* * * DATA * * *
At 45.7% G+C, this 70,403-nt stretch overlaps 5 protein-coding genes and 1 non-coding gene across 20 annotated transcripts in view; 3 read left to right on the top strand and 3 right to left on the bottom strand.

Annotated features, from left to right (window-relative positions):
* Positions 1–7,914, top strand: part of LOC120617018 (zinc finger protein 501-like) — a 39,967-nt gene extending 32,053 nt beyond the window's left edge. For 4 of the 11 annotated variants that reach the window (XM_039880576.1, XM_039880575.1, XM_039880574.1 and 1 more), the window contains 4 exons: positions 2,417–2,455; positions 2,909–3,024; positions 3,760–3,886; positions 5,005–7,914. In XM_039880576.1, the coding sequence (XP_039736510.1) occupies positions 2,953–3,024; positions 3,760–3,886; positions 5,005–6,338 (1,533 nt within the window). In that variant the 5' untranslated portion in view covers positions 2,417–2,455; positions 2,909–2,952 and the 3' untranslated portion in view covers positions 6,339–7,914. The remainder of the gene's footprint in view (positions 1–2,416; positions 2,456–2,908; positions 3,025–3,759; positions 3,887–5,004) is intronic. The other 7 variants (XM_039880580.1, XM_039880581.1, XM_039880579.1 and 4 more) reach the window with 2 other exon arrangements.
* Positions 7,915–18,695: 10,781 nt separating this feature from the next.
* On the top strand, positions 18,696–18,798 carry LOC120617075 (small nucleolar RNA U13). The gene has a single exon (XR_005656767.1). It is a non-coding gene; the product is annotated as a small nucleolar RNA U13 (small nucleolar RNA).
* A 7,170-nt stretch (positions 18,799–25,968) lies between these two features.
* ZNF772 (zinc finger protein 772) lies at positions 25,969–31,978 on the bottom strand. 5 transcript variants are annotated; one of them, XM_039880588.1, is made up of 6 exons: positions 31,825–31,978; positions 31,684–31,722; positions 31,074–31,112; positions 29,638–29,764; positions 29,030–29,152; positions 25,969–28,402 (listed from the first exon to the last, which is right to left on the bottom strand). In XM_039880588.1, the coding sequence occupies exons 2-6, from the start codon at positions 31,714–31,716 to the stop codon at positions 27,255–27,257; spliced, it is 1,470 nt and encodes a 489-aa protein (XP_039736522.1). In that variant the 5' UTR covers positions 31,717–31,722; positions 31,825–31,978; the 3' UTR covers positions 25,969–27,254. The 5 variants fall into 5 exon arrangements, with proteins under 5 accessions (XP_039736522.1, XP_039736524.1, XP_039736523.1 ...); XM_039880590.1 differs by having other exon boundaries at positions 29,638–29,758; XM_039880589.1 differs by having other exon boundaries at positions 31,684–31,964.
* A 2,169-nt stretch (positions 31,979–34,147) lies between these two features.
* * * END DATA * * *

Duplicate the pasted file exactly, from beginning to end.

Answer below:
At 45.7% G+C, this 70,403-nt stretch overlaps 5 protein-coding genes and 1 non-coding gene across 20 annotated transcripts in view; 3 read left to right on the top strand and 3 right to left on the bottom strand.

Annotated features, from left to right (window-relative positions):
* Positions 1–7,914, top strand: part of LOC120617018 (zinc finger protein 501-like) — a 39,967-nt gene extending 32,053 nt beyond the window's left edge. For 4 of the 11 annotated variants that reach the window (XM_039880576.1, XM_039880575.1, XM_039880574.1 and 1 more), the window contains 4 exons: positions 2,417–2,455; positions 2,909–3,024; positions 3,760–3,886; positions 5,005–7,914. In XM_039880576.1, the coding sequence (XP_039736510.1) occupies positions 2,953–3,024; positions 3,760–3,886; positions 5,005–6,338 (1,533 nt within the window). In that variant the 5' untranslated portion in view covers positions 2,417–2,455; positions 2,909–2,952 and the 3' untranslated portion in view covers positions 6,339–7,914. The remainder of the gene's footprint in view (positions 1–2,416; positions 2,456–2,908; positions 3,025–3,759; positions 3,887–5,004) is intronic. The other 7 variants (XM_039880580.1, XM_039880581.1, XM_039880579.1 and 4 more) reach the window with 2 other exon arrangements.
* Positions 7,915–18,695: 10,781 nt separating this feature from the next.
* On the top strand, positions 18,696–18,798 carry LOC120617075 (small nucleolar RNA U13). The gene has a single exon (XR_005656767.1). It is a non-coding gene; the product is annotated as a small nucleolar RNA U13 (small nucleolar RNA).
* A 7,170-nt stretch (positions 18,799–25,968) lies between these two features.
* ZNF772 (zinc finger protein 772) lies at positions 25,969–31,978 on the bottom strand. 5 transcript variants are annotated; one of them, XM_039880588.1, is made up of 6 exons: positions 31,825–31,978; positions 31,684–31,722; positions 31,074–31,112; positions 29,638–29,764; positions 29,030–29,152; positions 25,969–28,402 (listed from the first exon to the last, which is right to left on the bottom strand). In XM_039880588.1, the coding sequence occupies exons 2-6, from the start codon at positions 31,714–31,716 to the stop codon at positions 27,255–27,257; spliced, it is 1,470 nt and encodes a 489-aa protein (XP_039736522.1). In that variant the 5' UTR covers positions 31,717–31,722; positions 31,825–31,978; the 3' UTR covers positions 25,969–27,254. The 5 variants fall into 5 exon arrangements, with proteins under 5 accessions (XP_039736522.1, XP_039736524.1, XP_039736523.1 ...); XM_039880590.1 differs by having other exon boundaries at positions 29,638–29,758; XM_039880589.1 differs by having other exon boundaries at positions 31,684–31,964.
* A 2,169-nt stretch (positions 31,979–34,147) lies between these two features.